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Congressman Chris Collins

Representing the 27th District of New York

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Collins promises long-term vision

Jan 7, 2013
In The News

BATAVIA — Family, financial responsbility and the future were foremost on the mind of newly-elected Congressman Chris Collins this weekend.

During his second ceremonial swearing-in for the day Saturday, he promised to do what he could to taper federal spending habits, represent all constituents and especially farmers and small business and have a long-term vision.

Collins, who won a close race against incumbent Kathy Hochul this past November, couldn’t take his oath of office without wife Mary and children Caitlin and Cameron by his side.

“It really brings it home; it’s about family,” he said to a packed courtroom at the old county courthouse. “When I look at my kids who are in college and my granddaughter ... there’s $50,000 of debt at her feet and she’s not even walking yet. We must understand that the country spends too much. We owe it to our kids, our grandchildren and future generations to get our financial house in order. And to me that means reducing spending significantly so that we can have a future for our kids.”

As a representative of the 27th Congressional District, Collins has already placed nine votes during his first few days in office, he said. He is eager to get moving at “a very critical moment” in a country that has hit its debt ceiling and is braced for important votes including a Farm Bill, the failure of which would mean farm programs would lose billions of dollars in financing.

He is confident that he brings with him experience as a county executive of Erie County, which seemed to be in the same shape five years ago as what the United States is today: out of money, unable to pay bills and needing to change course, he said.

He made some tough decisions to help turn that county around financially. That makes him hopeful to make an impact at the federal level while working locally, he said.

His congressional district is a territory of 105 towns and eight counties. He’s already got a roundtable set this week with area farmers to discuss their concerns and needs, he said. It’s part of his pledge to run an “accountable and accessible” office.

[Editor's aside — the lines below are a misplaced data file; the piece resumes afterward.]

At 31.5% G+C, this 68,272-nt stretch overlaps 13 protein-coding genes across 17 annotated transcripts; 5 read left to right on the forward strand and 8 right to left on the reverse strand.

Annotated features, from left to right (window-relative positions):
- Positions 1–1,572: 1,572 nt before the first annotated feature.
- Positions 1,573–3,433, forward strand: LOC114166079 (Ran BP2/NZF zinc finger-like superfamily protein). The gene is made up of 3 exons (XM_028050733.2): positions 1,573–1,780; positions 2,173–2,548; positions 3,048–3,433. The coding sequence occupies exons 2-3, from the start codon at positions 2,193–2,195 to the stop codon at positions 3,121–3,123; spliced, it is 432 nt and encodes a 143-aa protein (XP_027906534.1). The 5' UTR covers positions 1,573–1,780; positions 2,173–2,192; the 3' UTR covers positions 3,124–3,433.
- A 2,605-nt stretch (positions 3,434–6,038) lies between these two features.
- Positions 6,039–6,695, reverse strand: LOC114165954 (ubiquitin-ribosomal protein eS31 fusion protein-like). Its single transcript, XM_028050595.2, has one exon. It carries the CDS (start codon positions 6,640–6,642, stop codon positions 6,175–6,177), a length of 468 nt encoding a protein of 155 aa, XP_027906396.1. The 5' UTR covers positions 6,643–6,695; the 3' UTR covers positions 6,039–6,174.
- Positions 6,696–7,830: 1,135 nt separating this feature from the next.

“The message here is that I’m going to serve the constituents throughout the 27th District,” he said. “I am going to be out and about as much as I can ... I’m going to have people I can count on to make sure we are representing their interests. They’re going to see a lot of me here.”

Dick Siebert admitted to doing a little “crowing” during the ceremonies, which included his oath as county election commissioner and the swearing in of state Assemblyman Steve Hawley, Sen. Michael Ranzenhofer, county Sheriff Gary Maha, Undersheriff William Sheron and treasurer Scott German.

Siebert gave a nod to Collins, who helped bring the tally of Republican representation up a notch in Genesee County.

“From Congress to coroner, of the 22 elected officials, 21 are Republican,” Siebert said. “It’s a tribute to the work they’ve done in the county.”

The day was “a most significant moment in Genesee County history,” county Legislature Chairwoman Mary Pat Hancock said. She nudged Collins — who she believes is “a practical, no-nonsense Congressman” — and the others to return to their jobs with “vigor.” They need to fight for relief of state mandates and help with the fiscal crisis and impending farm and transportation bills.

“They all impact us,” she said.